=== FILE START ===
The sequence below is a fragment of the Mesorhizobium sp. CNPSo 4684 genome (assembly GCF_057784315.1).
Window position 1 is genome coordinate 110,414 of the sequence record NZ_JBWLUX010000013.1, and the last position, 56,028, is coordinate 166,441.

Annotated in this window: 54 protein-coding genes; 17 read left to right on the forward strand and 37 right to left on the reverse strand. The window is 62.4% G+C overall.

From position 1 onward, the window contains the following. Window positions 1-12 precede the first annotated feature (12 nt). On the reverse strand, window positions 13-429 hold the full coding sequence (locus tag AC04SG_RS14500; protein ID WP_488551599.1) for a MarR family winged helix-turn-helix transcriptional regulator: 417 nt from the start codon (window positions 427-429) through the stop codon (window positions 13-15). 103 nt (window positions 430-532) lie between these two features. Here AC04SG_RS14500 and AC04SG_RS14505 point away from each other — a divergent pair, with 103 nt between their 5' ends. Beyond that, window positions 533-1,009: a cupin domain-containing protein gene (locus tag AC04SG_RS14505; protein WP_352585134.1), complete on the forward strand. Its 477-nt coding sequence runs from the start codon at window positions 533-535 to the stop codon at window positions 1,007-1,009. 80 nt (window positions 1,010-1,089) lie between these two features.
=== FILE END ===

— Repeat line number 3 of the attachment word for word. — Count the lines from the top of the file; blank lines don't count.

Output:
Annotated in this window: 54 protein-coding genes; 17 read left to right on the forward strand and 37 right to left on the reverse strand. The window is 62.4% G+C overall.